Menopause is commonly associated with the advancing of age, and is often referred to as ‘the change of life.’ Menopause is actually a diagnosis that can be made in hindsight. The definition centers on not having a menstrual period for 12 consecutive months.
During this time of life, the ovaries stop producing hormones, specifically, estrogen and the reproductive system begins to gradually change. As the body attempts to adjust to the changing levels of hormone during menopause, a variety of symptoms may occur. Among these symptoms are depression, anxiety, hot flashes, irritability, changes in moods, the inability to concentrate, etc. In addition to these symptoms, women may experience irregular menstrual periods during the menopause, especially at the beginning. The time just before menopause is referred to as the perimenopause.
The average age of menopause is around 52, but there are many women who will enter menopause earlier or later. Once the cycle is complete, known as being post-menopausal, women will find that they are at an increased risk of developing other illnesses, including, but not limited to osteoporosis and heart (cardiac) disease.
The treatment for menopause frequently includes the use of hormones, known as HRT or Hormone Replacement Therapy. This is believed to reduce the weakening of bones often seen in osteoporosis. For many years, there has been ongoing debate about which types of therapy is most beneficial to women.
Menopause is above all else, a natural process as opposed to a disorder or disease. For decades, women have been pressured to take hormone therapy as a way of managing some of the symptoms associated with menopause. They were frequently told to do so base on the belief that it would reduce their risk of heart disease. More recent studies have shown that this type of therapy may actually increase the risk of other illnesses, including breast cancer, heart attack, stroke and Alzheimer’s disease.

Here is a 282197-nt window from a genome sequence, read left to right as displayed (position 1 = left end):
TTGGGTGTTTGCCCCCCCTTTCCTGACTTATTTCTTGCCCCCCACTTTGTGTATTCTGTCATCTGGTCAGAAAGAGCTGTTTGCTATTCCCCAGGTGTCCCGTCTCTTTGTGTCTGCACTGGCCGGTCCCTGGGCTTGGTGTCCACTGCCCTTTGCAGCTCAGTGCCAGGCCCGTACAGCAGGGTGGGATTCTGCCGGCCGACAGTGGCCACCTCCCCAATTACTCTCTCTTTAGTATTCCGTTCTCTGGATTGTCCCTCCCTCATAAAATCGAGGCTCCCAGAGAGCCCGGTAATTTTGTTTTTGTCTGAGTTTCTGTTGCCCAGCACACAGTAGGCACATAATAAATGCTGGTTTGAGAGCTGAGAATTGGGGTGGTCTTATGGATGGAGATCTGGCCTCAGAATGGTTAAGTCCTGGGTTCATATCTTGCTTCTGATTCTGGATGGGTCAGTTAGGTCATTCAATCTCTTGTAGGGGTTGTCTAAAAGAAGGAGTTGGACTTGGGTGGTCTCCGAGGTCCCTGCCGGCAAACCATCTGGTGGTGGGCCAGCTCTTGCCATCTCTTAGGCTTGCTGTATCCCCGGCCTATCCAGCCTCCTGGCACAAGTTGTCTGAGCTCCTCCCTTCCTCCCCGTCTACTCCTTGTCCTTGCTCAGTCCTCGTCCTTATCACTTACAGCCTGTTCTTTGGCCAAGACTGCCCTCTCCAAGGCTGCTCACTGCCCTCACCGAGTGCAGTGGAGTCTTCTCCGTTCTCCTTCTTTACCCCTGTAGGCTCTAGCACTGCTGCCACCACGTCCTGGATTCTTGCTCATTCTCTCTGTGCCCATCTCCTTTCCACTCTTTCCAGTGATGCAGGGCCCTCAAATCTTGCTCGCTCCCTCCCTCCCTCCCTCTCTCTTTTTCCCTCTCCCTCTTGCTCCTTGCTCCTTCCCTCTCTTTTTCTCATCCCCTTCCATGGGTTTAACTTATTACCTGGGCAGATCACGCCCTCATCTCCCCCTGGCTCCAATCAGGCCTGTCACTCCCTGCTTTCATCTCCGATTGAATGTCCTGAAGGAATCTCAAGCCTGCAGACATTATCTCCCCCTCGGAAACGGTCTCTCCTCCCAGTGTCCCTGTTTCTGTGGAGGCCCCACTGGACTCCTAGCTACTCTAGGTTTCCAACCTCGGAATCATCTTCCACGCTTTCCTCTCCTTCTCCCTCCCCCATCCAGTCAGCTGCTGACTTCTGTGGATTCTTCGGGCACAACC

Each woman is unique. The timing and the exact symptoms experienced will vary from woman to woman. Because these symptoms are also commonly found with other illnesses, the only way to confirm menopause is by seeing a physician. Following a confirmed diagnosis, your physician should be able to prescribe the best type and formulation of medication or reccomend the best form of treatment help guide you through menopause and help your body adjust to the change in your hormonal status.
Be Your Own Best Advocate
It is important that you act as your own, best and most informed advocate by asking questions, reading and doing some of your own research and “comparison shopping,” as you do for all the other aspects of your life. This means that you should carefully consider any medications prescribed to your, not only menopause, but any time in life. It is important that you ask your physician about the expected benefits, known risks and potential side effects associated with the any of the medications you plan to take to treat your menopausal symptoms.
The information in this article is to be used for general informational purposes only. It should not be used in place of, or in conjunction with, professional medical advice. If you have further specific questions you are urged to consult with your personal physician for additional information.